Recentreports in the Argentine press indicate that the country has plans to purchase over $2 billion worth of military equipment over the next few years. In a letter leaked to El Destape, Argentine ambassador to the U.S., Martin Lousteau, listed equipment needed by the Argentine Army and Air Force to conduct peacekeeping missions, combat terrorism, and counter illegal trafficking. Thelist, which would be the envy of even the best-equipped militaries, included F-16 fighter jets, Stryker armored vehicles, air surveillance radar systems, AH-1 Cobra Helicopters, UH-60 and CH-47 transport helicopters, and anti-tank weaponry. Continue reading →
The guided-missile destroyer USS Porter (DDG 78) launches a Tomahawk missile (U.S. Navy photo by Mass Communication Specialist 3rd Class Ford Williams/Released)
Early on April 7, 2017, the United States Navy conducted Tomahawk missile strikes on al-Shayrat airbase in Homs, Syria, in retaliation for an alleged chemical weapons attack earlier in the week on Khan Sheikhoun, in opposition-controlled Idlib. The strikes mark the first time the United States has deliberately targeted the Syrian military since an uprising began in 2011. Continue reading →
V-280 Concept for Future Vertical Lift (FVL). Source: Bell Helicopter
Forecast International’s Platinum Forecast System 3.1 indicates that a total of 6,175 medium/heavy military rotorcraft will be produced during the 15-year period from 2017 through 2031. The value of this production is estimated at $158.4 billion (in FY17 dollars). We define a medium/heavy military rotorcraft as one having a gross weight of at least 6,804 kilograms (15,000 lb). Continue reading →
America’s political landscape experienced a tectonic shift with the November 8, 2016 election of Donald Trump as President of the United States. Add to that phenomenon the Republican capture of a monopoly in the legislative branch. The result is a configuration of power in Washington that will play a serious role in shaping the U.S. defense budget as well as the overall defense market. Continue reading →
The White House Source: Teddy Yoshida/National Science Foundation
The White House has issued initial budget guidance to federal agencies for the 2018 fiscal year, calling for an increase in defense spending that will be offset by an equal reduction for non-defense discretionary programs. The plan calls for $603 billion in defense spending in FY18, reflecting an increase of $54 billion, or nearly 10 percent, over the current $549 billion Budget Control Act (BCA) cap. The topline figure applies to budget function 050, which covers the Department of Defense, defense programs within the Department of Energy, and defense-related programs in other agencies. The Pentagon’s base budget accounts for 95 to 96 percent of function 050 spending each year, with the exact amount varying with each budget. Continue reading →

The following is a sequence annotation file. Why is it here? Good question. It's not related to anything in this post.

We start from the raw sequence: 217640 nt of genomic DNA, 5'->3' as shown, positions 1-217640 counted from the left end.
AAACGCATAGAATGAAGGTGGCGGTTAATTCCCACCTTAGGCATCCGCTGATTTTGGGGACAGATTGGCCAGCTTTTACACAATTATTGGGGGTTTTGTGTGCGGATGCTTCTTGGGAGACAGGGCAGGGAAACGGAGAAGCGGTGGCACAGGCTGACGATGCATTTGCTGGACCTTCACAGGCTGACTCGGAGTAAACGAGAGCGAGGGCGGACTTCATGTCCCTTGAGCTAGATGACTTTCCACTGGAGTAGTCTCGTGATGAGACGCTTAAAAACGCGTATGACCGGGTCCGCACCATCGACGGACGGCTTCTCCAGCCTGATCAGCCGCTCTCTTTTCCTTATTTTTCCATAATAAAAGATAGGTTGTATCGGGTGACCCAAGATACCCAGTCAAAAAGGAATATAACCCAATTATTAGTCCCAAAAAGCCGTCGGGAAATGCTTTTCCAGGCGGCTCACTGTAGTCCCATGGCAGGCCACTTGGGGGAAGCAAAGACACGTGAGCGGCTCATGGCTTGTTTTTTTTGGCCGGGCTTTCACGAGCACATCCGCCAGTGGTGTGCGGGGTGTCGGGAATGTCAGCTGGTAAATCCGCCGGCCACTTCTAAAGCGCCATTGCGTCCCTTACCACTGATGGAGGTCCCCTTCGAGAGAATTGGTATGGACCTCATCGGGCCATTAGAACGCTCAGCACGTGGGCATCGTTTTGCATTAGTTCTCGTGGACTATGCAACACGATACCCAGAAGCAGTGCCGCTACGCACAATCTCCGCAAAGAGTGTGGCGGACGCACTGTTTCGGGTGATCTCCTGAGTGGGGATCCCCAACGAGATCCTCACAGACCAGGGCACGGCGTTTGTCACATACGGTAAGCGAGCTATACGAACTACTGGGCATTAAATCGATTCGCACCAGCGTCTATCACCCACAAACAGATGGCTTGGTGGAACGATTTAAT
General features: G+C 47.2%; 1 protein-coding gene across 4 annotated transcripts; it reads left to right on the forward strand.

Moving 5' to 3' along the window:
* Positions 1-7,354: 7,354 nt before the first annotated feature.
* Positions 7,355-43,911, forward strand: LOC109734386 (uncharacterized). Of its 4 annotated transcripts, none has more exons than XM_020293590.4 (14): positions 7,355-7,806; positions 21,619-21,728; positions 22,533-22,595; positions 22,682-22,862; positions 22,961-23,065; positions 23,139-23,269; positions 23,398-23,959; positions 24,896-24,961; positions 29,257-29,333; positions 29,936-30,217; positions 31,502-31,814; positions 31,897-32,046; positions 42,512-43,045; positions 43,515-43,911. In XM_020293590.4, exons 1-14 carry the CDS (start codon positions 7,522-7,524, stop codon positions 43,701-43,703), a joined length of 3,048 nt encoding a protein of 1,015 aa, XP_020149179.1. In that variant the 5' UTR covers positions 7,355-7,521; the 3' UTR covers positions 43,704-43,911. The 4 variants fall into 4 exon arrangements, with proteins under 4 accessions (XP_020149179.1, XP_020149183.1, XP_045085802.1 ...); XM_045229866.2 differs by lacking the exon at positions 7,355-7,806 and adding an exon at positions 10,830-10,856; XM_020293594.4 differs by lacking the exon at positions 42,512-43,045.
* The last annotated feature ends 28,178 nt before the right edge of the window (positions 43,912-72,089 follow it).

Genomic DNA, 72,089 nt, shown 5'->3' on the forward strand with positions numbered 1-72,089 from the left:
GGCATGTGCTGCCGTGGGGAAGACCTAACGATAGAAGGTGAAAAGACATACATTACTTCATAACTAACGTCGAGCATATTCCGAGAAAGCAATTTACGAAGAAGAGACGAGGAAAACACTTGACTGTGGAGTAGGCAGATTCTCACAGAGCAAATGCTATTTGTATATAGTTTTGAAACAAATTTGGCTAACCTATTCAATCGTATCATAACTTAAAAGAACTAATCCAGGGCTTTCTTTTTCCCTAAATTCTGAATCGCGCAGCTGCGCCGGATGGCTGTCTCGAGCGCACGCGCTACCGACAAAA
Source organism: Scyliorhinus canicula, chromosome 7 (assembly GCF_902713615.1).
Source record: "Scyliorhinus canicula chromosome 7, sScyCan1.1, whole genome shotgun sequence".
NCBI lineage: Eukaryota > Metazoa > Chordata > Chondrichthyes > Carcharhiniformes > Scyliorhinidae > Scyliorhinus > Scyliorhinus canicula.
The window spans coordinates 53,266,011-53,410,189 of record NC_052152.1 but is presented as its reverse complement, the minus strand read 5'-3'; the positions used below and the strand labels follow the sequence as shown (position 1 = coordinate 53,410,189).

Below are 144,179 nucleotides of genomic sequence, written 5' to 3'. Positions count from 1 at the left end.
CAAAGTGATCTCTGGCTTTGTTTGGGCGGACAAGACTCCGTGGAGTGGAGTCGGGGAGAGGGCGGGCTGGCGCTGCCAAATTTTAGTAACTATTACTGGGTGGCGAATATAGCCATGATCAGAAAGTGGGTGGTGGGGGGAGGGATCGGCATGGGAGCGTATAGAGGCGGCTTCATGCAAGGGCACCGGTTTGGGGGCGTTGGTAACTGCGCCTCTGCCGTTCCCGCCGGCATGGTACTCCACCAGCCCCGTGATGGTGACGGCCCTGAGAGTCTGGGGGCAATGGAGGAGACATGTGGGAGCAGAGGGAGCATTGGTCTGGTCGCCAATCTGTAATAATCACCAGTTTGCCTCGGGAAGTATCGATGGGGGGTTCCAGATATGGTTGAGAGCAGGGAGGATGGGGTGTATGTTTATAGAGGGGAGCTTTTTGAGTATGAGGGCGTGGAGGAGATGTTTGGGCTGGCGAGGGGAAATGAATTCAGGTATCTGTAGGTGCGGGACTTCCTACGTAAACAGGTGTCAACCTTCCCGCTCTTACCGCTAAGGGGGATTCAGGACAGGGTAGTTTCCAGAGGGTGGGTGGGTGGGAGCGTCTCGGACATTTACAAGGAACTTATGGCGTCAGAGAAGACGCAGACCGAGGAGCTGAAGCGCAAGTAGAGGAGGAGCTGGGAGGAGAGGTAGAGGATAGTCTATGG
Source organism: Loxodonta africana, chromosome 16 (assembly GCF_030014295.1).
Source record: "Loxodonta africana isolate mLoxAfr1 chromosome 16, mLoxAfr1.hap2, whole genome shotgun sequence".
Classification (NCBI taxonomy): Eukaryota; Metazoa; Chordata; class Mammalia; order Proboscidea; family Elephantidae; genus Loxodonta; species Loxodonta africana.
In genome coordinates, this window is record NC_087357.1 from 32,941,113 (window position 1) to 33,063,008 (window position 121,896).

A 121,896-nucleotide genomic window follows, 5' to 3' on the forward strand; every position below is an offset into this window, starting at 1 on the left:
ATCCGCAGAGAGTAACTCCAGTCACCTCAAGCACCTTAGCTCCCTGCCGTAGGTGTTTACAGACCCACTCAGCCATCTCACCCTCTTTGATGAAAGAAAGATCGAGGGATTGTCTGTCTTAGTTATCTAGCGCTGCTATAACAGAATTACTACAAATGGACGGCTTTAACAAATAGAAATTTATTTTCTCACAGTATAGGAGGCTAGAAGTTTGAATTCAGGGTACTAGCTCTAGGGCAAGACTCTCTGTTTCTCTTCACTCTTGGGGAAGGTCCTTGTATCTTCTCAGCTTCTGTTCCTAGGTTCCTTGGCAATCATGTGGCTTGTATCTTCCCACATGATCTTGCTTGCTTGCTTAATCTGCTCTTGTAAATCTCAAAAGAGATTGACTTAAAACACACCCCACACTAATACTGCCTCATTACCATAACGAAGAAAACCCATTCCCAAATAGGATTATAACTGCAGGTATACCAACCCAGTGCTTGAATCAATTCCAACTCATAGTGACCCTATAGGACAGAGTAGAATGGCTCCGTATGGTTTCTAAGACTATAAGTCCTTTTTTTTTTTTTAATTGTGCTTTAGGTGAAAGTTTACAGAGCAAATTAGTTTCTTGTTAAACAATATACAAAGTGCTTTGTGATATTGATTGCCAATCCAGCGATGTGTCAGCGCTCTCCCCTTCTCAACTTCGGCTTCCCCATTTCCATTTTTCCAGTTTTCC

U.S. Defense Secretary Jim Mattis released a memo on January 31 providing initial guidance for strengthening the armed forces through an FY17 budget amendment, the FY18 budget request, and the FY19-FY23 Future Years Defense Program. The memo is a direct response to a memorandum on rebuilding the U.S. armed forces, released by the president on January 27. Mattis outlines a three-phase approach: improve warfighter readiness; achieve program balance by addressing pressing shortfalls; and build a larger, more capable, and more lethal joint force. Those objectives are centered around the completion of the FY17 budget process, and the release of the next two budget requests.
Strykers on the way to the Raptor Fury training exercise Source: U.S. Army
The U.S. Army has released a pair of unfunded priorities lists for FY17 and FY18 calling for $26.5 billion in additional spending. The documents serve as wish lists for items not contained within existing budget plans. The FY17 portion is a revision of a list released in March 2016, and supports end-strength increases contained in the FY17 defense authorization bill. Continue reading →
The U.S. House and Senate have signed off on an FY17 defense policy bill that would halt ongoing end strength reductions, but the legislation does not include a House proposal to shift billions of dollars to bolster procurement programs. The bill, which cleared the House on December 2 (375-34) and the Senate on December 8 (92-7), authorizes $543.4 billion in base spending for the Department of Defense and nuclear functions within the Department of Energy, plus $67.8 billion for Overseas Contingency Operations. The latter includes $8.3 billion set aside for base budget requirements, comprising $5.1 billion requested by the administration and $3.2 billion added by lawmakers for additional troops. The bill also includes funding to pay for a November 2016 supplemental budget request submitted by the White House that contained $5.8 billion for operations in Iraq, Afghanistan, and Europe. The supplemental contained $529.9 million in additional acquisition funding. Continue reading →
Welcome to the Forecast Roundtable Podcast. Forecast Roundtable brings together expert analysts, industry professionals, and government officials to discuss the latest issues in the aerospace and defense markets. Produced at the Forecast International headquarters, Forecast Roundtable offers unique and in depth insight and discussion on any range of topics from geopolitics to aerospace and defense markets. Topic suggestions are welcome. Continue reading →
The following is a list of the Top 200 U.S. Government Contractors in fiscal year 2015 ranked by the total amount of contract funds awarded. In FY2015, the U.S. Government awarded a total of $439.0 billion in contracts down 1.5 percent from $445.8 billion in FY2014. Of the $439 billion in total contract funds, $273.7 billion, almost 62 percent, were awarded by the Department of Defense (DoD).